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Why Leaders Need to Think More Like Professional Gamblers

Why Leaders Need to Think More Like Professional Gamblers

ONE OF the unfortunate side effects of living in an age of accelerating technology is having to deal with increased uncertainty. When faced with uncertainty, how should leaders react? Should they make a big bet, hedge their position, or just wait and see?

We tend to see situations in one of two ways: either events are certain and can, therefore, be managed by planning, investment, and reliable budgets; or they are uncertain, and we cannot manage them.

You can, however, embrace uncertainty by adjusting your views as new information becomes available. In order to do that, you need to learn something about Thomas Bayes, an English clergyman, and mathematician who proposed a theorem in 1763 that would forever change the way we think about making decisions in ambiguous conditions.

Bayes was interested in how our beliefs about the world should evolve as we accumulate new but unproven evidence. Specifically, he wondered how he could predict the probability of a future event if he only knew how many times it had occurred, or not, in the past. To answer that, he constructed a thought experiment.

Imagine a billiard table. You put on a blindfold, and your assistant randomly rolls a ball across the table. They take note of where it stops rolling. Your job is to figure out where the ball is. All you can really do at this point is to make a random guess.

Now imagine that you ask your assistant to drop some more balls on the table and tell you whether they stop to the left or right of the first ball. If all the balls stop to the right, what can you say about the position of the first ball? If more balls are thrown, how does this improve your knowledge of the position of the first ball? In fact, throw after throw, you should be able to narrow down the area in which the first ball probably lies. Bayes figured out that even when it comes to uncertain outcomes, we can update our knowledge by incorporating new, relevant information as it becomes available.

Many years later, French mathematician Pierre-Simon Laplace developed Bayes’s idea into a powerful theory, which we now know as the Bayes Theorem. Here is a simple explanation of it.

Beginning with a provisional hypothesis about the world, assign to it an initial probability of that event happening, called the prior probability or simply the prior. After collecting new, relevant evidence, recalculate the probability of the hypothesis in light of the new evidence. This revised probability is called the posterior probability.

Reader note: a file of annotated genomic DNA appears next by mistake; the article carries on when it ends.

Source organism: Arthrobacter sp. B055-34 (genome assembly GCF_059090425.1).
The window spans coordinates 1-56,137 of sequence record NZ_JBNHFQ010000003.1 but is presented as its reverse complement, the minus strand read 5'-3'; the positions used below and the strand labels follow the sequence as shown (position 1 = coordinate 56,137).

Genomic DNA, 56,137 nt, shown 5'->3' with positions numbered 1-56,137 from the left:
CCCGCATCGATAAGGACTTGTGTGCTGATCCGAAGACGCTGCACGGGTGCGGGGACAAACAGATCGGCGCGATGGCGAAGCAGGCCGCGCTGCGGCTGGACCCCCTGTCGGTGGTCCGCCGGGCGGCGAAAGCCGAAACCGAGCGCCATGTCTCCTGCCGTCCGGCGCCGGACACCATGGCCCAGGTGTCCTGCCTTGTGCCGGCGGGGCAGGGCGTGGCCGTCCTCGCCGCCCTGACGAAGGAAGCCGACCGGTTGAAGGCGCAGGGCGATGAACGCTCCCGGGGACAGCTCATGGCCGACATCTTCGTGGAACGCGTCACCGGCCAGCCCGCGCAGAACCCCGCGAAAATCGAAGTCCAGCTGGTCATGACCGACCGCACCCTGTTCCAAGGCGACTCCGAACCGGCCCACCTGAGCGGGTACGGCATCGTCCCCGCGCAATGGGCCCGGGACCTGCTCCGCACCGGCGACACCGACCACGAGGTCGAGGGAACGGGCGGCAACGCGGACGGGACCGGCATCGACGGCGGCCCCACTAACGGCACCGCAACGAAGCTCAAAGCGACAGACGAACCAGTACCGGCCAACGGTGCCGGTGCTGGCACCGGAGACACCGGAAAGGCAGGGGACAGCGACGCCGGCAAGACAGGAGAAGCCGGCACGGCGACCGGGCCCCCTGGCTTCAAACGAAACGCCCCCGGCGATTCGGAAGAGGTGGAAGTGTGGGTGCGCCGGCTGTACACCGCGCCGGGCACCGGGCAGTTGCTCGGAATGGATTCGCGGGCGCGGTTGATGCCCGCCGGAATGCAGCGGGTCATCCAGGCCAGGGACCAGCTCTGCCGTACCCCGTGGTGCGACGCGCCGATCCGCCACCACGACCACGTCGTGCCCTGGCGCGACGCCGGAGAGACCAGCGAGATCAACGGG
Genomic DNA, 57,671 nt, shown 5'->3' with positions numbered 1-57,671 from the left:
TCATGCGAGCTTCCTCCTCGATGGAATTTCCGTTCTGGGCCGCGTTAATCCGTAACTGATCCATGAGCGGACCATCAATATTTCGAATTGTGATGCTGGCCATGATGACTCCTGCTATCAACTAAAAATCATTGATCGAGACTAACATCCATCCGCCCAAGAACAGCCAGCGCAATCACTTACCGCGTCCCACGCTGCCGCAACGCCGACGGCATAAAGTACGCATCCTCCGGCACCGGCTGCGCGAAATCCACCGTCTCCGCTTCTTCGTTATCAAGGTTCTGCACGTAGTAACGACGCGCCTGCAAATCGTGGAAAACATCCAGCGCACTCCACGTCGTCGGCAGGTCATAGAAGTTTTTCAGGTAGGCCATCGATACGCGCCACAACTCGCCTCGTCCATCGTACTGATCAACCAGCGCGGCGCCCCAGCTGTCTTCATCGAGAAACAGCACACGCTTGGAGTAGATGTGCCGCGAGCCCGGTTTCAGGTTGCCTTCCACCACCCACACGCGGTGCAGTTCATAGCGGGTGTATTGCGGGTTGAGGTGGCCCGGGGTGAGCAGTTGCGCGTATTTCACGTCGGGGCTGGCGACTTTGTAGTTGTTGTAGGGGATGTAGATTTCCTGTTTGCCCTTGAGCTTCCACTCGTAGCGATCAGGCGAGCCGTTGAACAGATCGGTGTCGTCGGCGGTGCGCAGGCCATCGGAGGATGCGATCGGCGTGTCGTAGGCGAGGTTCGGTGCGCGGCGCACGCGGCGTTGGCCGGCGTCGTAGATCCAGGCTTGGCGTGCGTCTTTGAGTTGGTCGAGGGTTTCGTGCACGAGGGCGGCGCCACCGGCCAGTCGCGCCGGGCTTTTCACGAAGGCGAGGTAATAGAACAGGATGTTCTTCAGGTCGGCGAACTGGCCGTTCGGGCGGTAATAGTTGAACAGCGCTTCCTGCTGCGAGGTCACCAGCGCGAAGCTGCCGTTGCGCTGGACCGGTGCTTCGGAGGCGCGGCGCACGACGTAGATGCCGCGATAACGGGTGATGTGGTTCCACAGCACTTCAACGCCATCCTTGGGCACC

You can find evidence of Bayesian thinking throughout modern history, from nineteenth-century French and Russian artillery officers adjusting their cannons to Alan Turing trying to crack the German Enigma codes. Bayes has even influenced the design of machine learning techniques, notably the naive Bayes classifier.

Bayes is relevant to modern leaders because it can help them develop an approach to uncertainty that is less deterministic and more probabilistic. Even when events are determined by an infinitely complex set of factors, probabilistic thinking can help you identify the likeliest outcomes, and so make the best decisions. Viewing the information probabilistically enables you to describe one of many possible outcomes, some more or less likely than others.

One of the key advantages of thinking probabilistically is that it equips you with a more critical perspective to evaluate new data as it becomes available. Data can be imperfect, incomplete, or uncertain. There is often more than one explanation for why things happened the way they did; by examining those alternative explanations using probability, you can gain a better understanding of causality and what is really going on.

Deterministic models produce a single solution that describes the outcome of an experiment given appropriate inputs; in other words, for every possible input, there is a single output. A probabilistic model distributes over all possible solutions and provides some indication of how likely it is that each will, might, or can occur.

The human mind is naturally deterministic. We generally believe that something is true or false. Either you like someone, or you don’t. There is rarely a situation when you can say that there is a 46 percent probability that someone is your friend. In fact, unless you are a teenager and have a lot of frenemies, you are probably quite deterministic about your social circle. Our instinct for determinism may well have been an evolutionary innovation. To survive, we had to make snap judgments about the world and our response to it. When a tiger is approaching you, there is really not a lot of time to consider whether he’s approaching as a friend or a foe.